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August 4, 1900

SOME INCIDENTS IN THE EVOLUTION OF THE MODERN PHYSICIAN.

Author Affiliations

IPSWICH, ENGLAND.

JAMA. 1900;XXXV(5):290-293. doi:10.1001/jama.1900.24620310024001g
Abstract

The president commenced his address with notice of the associations of Ipswich and the deaths of Drs. Stewart and Paget, then passed to the subject of development of British medicine, which was the theme of his address. The early history of medicine in England is that of the Dark Ages; and down to the commencement of the sixteenth century, England had taken no part in the scientific advance of the century, and for almost one hundred years later no discovery of any importance was due to English research. The commencement of British medicine he dates from the return of Thomas Linacre to Oxford from the Italian universities, whence he came imbued with what was termed "new learning."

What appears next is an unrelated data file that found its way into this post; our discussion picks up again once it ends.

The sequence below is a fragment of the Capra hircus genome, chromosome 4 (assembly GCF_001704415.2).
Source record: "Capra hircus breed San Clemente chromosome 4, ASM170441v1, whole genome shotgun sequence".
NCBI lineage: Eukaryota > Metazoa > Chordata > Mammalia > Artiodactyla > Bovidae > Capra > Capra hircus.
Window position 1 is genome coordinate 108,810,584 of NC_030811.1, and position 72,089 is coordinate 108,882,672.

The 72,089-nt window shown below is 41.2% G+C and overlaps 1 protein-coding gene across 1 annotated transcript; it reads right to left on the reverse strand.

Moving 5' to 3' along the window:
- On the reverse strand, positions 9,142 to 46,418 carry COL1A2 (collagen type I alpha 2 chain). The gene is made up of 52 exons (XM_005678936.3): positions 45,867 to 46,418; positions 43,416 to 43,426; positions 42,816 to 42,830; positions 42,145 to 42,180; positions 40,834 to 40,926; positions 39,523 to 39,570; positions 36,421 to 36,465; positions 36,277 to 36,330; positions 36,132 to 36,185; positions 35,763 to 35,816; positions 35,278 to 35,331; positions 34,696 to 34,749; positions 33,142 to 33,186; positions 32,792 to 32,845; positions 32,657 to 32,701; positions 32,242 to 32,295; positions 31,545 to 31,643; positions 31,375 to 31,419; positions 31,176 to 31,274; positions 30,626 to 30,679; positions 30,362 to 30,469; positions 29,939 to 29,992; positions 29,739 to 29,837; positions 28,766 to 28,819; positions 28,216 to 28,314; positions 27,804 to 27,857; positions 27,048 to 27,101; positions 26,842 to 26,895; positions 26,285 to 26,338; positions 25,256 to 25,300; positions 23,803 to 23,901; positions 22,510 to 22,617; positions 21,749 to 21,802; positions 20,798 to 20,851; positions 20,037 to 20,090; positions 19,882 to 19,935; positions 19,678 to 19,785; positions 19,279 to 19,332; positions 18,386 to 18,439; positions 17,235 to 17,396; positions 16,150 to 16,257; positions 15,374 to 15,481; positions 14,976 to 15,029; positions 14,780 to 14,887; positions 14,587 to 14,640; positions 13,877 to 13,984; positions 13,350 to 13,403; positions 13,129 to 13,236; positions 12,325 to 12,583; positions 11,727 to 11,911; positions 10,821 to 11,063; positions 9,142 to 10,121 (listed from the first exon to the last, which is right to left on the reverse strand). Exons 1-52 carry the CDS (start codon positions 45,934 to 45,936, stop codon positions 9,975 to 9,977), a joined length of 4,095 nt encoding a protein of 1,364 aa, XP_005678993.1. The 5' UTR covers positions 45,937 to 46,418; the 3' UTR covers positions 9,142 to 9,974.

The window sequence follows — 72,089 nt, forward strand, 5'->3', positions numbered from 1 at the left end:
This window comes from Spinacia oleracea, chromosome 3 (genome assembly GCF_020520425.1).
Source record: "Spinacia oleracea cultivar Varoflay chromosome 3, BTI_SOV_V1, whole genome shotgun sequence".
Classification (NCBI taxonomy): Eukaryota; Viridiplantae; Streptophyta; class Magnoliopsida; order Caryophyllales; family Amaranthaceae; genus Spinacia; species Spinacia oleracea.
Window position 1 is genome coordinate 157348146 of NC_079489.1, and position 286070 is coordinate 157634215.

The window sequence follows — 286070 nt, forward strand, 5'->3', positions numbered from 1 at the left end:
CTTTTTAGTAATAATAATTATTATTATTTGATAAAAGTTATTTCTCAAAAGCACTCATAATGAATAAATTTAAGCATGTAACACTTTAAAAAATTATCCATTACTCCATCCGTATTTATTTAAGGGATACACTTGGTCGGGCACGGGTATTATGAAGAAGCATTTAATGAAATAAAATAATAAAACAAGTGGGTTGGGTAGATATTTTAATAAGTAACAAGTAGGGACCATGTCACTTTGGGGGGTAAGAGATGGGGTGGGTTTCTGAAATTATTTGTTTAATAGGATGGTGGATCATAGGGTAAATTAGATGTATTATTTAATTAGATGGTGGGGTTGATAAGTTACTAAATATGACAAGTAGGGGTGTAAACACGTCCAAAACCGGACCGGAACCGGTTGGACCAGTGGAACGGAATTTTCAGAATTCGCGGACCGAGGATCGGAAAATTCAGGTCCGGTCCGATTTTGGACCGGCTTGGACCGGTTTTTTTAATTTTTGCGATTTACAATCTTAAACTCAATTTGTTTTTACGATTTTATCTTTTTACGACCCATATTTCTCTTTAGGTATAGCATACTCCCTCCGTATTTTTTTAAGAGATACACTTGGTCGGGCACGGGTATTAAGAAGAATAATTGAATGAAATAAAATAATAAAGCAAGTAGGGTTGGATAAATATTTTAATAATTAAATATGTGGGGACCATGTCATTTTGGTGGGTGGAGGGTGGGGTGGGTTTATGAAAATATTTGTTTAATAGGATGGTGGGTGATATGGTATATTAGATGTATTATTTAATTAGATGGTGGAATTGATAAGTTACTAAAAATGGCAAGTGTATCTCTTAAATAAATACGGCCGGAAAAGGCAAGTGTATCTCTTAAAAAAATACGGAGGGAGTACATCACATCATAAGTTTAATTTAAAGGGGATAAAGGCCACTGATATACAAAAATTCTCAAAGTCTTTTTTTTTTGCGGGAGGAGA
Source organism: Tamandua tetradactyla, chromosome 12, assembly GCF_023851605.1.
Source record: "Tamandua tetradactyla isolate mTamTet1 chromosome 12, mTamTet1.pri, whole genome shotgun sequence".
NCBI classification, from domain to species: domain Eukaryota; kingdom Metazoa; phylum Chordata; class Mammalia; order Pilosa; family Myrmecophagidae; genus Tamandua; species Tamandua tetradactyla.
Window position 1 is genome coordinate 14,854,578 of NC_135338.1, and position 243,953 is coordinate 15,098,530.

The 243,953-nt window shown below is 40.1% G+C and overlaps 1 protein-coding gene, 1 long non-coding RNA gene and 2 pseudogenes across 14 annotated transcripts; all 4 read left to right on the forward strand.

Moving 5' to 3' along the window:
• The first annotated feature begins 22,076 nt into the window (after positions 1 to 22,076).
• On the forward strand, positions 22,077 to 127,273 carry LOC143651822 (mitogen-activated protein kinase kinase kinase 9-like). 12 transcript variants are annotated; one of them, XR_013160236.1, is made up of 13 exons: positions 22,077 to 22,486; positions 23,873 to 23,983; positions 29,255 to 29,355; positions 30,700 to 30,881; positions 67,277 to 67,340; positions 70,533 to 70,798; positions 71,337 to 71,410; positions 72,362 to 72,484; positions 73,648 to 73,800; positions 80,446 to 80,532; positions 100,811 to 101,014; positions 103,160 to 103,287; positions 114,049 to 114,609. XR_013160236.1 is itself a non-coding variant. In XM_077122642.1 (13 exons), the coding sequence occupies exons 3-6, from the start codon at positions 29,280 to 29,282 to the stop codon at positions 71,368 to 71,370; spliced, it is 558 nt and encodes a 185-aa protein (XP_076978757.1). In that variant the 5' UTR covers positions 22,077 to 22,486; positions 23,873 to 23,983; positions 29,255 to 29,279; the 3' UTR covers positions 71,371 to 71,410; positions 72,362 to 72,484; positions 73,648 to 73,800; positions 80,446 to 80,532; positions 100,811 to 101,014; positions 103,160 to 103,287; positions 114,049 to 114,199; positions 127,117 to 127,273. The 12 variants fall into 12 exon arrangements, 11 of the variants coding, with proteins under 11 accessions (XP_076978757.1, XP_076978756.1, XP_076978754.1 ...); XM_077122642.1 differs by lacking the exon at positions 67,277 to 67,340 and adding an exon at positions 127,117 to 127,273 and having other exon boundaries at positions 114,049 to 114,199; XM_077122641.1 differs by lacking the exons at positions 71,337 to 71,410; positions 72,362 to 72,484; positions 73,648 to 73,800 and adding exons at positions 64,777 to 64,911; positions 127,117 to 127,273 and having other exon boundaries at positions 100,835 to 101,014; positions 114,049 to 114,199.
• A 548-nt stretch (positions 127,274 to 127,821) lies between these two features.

The great event in the sixteenth century, so far as medicine was concerned, was the success of Linacre in persuading the king to grant a charter to a small body of medical graduates,

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